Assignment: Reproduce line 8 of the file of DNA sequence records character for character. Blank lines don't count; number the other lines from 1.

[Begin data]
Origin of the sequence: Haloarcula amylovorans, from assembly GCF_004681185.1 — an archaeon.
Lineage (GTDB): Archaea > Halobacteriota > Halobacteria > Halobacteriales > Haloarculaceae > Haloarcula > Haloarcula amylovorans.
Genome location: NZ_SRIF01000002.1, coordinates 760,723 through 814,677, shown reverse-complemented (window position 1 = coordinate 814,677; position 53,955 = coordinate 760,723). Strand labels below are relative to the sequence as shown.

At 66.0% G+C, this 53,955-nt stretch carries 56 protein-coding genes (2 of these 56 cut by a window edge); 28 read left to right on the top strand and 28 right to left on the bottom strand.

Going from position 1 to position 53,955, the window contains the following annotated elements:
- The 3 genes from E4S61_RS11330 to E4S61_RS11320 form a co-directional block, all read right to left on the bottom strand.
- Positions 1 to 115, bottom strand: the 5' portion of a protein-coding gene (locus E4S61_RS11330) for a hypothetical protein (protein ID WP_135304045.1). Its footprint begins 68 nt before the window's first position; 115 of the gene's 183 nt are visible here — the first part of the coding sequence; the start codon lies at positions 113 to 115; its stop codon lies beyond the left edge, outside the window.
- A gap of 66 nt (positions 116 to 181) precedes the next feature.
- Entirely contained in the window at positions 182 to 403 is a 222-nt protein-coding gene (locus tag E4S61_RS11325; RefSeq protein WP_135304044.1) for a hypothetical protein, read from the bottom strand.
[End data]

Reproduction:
- A gap of 66 nt (positions 116 to 181) precedes the next feature.